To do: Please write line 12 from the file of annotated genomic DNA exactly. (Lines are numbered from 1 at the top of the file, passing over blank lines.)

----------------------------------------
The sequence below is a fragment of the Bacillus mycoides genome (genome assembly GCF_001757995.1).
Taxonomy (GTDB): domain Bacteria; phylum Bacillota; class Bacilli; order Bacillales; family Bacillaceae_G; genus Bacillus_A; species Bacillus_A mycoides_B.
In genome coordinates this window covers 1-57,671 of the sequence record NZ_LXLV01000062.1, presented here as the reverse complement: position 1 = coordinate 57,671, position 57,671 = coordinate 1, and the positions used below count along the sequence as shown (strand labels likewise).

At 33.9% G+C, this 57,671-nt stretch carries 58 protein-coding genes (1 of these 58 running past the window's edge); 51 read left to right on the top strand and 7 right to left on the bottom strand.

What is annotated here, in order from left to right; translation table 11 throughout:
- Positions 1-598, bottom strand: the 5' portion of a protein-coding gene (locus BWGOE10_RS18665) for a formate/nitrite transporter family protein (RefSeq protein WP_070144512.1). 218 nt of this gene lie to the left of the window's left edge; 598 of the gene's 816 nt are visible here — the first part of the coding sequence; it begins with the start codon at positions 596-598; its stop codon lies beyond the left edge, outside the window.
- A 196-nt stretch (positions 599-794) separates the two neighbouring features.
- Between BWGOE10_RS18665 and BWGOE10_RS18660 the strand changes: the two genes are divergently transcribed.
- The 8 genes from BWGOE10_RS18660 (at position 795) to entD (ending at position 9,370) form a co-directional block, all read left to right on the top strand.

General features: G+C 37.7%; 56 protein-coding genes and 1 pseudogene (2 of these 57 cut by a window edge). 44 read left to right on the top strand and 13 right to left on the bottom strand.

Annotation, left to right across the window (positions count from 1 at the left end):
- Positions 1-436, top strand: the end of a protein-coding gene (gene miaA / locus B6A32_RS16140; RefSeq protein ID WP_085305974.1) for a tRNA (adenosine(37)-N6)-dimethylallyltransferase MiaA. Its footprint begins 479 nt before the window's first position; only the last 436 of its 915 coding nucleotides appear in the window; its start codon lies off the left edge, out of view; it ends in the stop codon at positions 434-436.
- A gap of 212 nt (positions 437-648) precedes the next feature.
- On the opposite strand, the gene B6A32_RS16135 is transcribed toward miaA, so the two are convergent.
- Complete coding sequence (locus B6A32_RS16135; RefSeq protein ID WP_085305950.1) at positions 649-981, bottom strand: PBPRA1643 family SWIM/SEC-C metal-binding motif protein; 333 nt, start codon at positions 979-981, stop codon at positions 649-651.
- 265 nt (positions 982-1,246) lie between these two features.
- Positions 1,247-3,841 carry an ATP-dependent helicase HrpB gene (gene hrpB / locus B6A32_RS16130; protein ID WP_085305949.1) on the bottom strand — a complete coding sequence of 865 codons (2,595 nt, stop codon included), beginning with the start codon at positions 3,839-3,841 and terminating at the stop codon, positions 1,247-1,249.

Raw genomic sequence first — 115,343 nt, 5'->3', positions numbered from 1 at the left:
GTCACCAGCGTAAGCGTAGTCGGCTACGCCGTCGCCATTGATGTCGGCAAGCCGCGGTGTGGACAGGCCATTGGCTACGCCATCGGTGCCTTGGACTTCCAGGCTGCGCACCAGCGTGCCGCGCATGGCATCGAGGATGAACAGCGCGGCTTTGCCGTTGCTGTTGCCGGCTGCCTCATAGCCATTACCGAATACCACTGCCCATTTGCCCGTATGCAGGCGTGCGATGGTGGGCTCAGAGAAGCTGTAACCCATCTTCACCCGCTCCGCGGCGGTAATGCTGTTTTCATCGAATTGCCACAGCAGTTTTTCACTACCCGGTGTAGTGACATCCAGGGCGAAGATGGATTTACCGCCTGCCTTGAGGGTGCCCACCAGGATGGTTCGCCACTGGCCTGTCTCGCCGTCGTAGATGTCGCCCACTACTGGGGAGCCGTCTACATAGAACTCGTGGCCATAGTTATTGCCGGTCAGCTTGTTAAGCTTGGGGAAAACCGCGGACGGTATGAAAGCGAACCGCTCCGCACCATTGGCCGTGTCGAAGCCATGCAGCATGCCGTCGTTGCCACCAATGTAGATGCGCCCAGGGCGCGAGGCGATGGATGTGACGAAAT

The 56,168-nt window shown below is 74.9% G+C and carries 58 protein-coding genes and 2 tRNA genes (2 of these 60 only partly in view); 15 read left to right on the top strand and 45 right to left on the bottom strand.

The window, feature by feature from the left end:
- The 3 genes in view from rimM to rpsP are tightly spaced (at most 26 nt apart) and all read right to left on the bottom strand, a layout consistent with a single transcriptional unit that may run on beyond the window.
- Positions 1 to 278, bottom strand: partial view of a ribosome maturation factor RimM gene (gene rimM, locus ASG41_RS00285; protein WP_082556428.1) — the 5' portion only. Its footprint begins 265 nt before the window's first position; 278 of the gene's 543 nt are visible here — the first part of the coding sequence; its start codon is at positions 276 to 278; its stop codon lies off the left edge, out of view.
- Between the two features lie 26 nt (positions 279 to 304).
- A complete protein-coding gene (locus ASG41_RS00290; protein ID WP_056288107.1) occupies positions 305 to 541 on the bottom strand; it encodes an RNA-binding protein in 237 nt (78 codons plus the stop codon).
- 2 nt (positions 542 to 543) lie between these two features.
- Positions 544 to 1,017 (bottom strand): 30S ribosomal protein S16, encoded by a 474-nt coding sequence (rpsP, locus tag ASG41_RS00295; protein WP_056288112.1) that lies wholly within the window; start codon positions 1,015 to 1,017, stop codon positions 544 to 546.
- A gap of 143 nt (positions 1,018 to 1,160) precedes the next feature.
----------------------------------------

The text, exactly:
- Positions 1-436, top strand: the end of a protein-coding gene (gene miaA / locus B6A32_RS16140; RefSeq protein ID WP_085305974.1) for a tRNA (adenosine(37)-N6)-dimethylallyltransferase MiaA. Its footprint begins 479 nt before the window's first position; only the last 436 of its 915 coding nucleotides appear in the window; its start codon lies off the left edge, out of view; it ends in the stop codon at positions 434-436.